teak kung pao 021115A dish of kung pao chicken at Teak in Red Bank. (Photo by John T. Ward. Click to enlarge)


Lunch at Teak in Red Bank on a recent frigid afternoon offered a double dose of satisfying warmth.

PieHole grabbed a table bathed in nearly blinding sunlight in the solarium-like front room overlooking Monmouth Street. That took the chill off the old bones, pronto.

Finishing the job from the inside out, though was a heaping dish of kung pao chicken, with flavor and substance by the megawatt.

Built on a foundation of thick chow fun noodles, the colorful dish featured generous strips of grilled chicken, onions, cashews, red chili peppers, scallions and a sauce that laid like a comforting blanket over the enticing whole.

PieHole‘s piehole was entertained by the fireworks on the tongue, and the stomach was sated without any sense of post-meal torpor.

George Lyristis, executive chef and co-owner of Teak with his brothers Charlie and Taso – they also own the Bistro on Broad Street and Zoe in Little Silver – says the key to the dish is the noodles, which arrive still-warm from Chinatown daily. “It would take us all day to make those,” he says.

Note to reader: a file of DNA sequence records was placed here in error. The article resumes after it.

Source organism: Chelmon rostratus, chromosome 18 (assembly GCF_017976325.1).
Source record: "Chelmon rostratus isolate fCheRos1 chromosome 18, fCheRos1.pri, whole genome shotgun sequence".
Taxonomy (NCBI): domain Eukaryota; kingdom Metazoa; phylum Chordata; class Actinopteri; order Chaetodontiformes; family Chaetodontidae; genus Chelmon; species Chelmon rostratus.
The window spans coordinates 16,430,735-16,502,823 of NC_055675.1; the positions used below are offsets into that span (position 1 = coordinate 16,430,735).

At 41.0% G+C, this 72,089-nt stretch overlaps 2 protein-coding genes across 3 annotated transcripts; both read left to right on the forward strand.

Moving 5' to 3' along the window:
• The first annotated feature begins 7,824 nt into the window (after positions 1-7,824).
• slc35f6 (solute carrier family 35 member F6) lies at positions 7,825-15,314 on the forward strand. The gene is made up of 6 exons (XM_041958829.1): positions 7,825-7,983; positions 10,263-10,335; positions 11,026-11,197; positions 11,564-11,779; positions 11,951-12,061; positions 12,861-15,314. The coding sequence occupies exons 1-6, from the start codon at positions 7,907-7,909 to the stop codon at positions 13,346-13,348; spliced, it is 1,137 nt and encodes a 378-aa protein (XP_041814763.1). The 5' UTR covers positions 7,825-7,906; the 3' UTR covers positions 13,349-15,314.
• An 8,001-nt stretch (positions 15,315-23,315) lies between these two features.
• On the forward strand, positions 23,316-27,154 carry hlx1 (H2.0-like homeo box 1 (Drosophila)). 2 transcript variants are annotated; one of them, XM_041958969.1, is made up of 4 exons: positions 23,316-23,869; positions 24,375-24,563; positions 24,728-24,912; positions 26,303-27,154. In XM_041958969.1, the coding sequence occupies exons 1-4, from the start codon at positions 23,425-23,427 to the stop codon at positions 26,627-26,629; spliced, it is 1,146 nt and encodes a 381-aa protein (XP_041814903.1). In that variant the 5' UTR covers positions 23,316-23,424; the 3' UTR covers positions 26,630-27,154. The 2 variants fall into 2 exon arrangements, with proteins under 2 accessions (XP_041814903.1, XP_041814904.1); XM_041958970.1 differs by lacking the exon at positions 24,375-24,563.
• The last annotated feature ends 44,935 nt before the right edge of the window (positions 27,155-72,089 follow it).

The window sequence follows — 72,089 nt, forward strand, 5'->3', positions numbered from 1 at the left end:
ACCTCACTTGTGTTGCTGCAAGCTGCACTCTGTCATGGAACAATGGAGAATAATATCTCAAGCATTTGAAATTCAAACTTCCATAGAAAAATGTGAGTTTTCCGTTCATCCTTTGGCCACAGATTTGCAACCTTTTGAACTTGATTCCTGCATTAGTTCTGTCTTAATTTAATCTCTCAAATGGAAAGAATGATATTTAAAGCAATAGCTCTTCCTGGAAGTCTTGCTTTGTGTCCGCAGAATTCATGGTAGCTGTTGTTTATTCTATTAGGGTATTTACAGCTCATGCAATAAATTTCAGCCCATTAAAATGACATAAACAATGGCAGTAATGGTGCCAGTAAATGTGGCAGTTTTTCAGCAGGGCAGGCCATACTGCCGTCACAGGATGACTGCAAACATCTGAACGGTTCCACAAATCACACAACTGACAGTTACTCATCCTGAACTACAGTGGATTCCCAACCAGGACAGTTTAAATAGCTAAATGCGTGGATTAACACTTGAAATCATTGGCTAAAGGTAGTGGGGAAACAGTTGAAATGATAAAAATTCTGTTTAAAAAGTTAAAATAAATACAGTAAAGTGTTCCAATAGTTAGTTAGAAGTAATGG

The defining ingredient for PieHole, though, was the sauce: viscous but not too thick, and full of delightful flavor from the peppers and onions.

The lunch version of Teak’s kung pao goes for $12 before adding chicken ($4), shrimp ($6), beef or pork belly ($5). The default version of the dish on the dinner menu includes both chicken and shrimp ($22).

In warm weather, Teak’s front room is open-air on three sides. But speaking of open air, whatever became of Teak’s plan, approved two years ago, to add a roof deck and second bar? Lyristis says all permits for construction have been filed with the borough, and he expects to complete construction later this year.